City leaders met with community groups, and on May 20, Mayor Libby Schaaf announced a new initiative called Essential Places. It blocked areas of busy streets to allow safer access to grocery stores, COVID-19 test sites, and food distribution centers. Locations were chosen based on pedestrian safety data.
“This adaptation to our Slow Streets program shows that we’re not only acting swiftly to meet urgent COVID-19 transportation and health needs of our highest risk communities, but we’re also listening and adjusting,” “We’re not afraid to try new things and learn from both the positive feedback and the critiques.”
Innovation requires data – both to know where you’re starting from and to know what the impact of an experiment has been. That’s something Brent Toderian, the former chief city planner in Vancouver, learned long before the pandemic and says remains a valuable lesson today.
When Vancouver created separated bike lanes in 2011, . They were concerned that the loss of parking spaces given over to bike lanes would hurt businesses. But an impact study showing tangible declines in driving, and big increases in cycling—particularly among women—turned them around, Toderian said. .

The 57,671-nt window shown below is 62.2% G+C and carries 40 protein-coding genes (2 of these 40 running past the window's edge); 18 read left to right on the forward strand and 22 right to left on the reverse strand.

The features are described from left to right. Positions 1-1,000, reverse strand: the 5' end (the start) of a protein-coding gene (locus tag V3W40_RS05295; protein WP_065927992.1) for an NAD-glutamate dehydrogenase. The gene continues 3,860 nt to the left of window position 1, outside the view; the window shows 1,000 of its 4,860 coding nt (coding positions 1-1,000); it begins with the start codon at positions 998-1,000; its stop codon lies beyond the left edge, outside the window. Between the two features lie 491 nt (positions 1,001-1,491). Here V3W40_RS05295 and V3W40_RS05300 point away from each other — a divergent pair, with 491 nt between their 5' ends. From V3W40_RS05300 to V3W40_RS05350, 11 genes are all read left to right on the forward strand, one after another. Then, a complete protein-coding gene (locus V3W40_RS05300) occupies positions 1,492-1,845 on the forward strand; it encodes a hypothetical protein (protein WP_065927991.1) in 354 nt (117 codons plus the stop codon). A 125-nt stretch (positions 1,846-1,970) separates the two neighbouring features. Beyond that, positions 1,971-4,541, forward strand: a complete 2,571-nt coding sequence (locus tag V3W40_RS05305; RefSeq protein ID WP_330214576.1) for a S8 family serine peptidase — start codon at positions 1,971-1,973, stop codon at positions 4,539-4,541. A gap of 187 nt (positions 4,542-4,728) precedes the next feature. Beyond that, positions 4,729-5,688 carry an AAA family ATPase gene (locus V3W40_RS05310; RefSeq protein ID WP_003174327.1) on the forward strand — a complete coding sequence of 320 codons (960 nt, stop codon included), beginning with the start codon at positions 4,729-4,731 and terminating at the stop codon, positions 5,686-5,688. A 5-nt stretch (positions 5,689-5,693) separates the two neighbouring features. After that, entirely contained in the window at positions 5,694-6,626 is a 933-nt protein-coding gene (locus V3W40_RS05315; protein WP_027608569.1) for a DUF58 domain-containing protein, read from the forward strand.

Oakland has used a range of data to evaluate Slow Streets. Those include hard numbers on the cost of traffic barriers and maintenance, as well as crash data, traffic volumes, and counts of people using the open roadways. They also include qualitative data, such as interviews with residents and maintenance staff, an online survey, response on social media, and community meetings.
That analysis gave city leaders a trove of information they could use to monitor impacts on traffic patterns, pedestrian and bike accidents, maintenance burden, and public perceptions. “You really need to keep the end user and the end results in mind when you approach data,” Ryan Russo, director of the Oakland Department of Transportation, said in a recent interview with the Institute of Transportation Engineers. “I really see data as a storytelling tool and a policymaking tool.”
Ultimately, big transformations such as the way we use our streets requires political leadership. Toderian credits Oakland’s Mayor Schaaf for thinking big, acting quickly, and being nimble in response to community feedback rather than dogmatic.
“Oakland very quickly transformed 10 percent of its overall street space to places for people instead of places for cars,” he said. Toderian also points to strong leadership from Paris Mayor Anne Hidalgo, who during the pandemic added 50 kilometers of bike lanes -- an expansion that has contributed to a biking boom in the French capital.
Bold leadership on streets, Toderian said, means making far-reaching changes that residents can feel across the city. That means going big — so that slow streets don’t seem like some anomaly but rather as one part of the new normal. “Don’t make it ‘special,” Toderian said. “Make it ordinary.”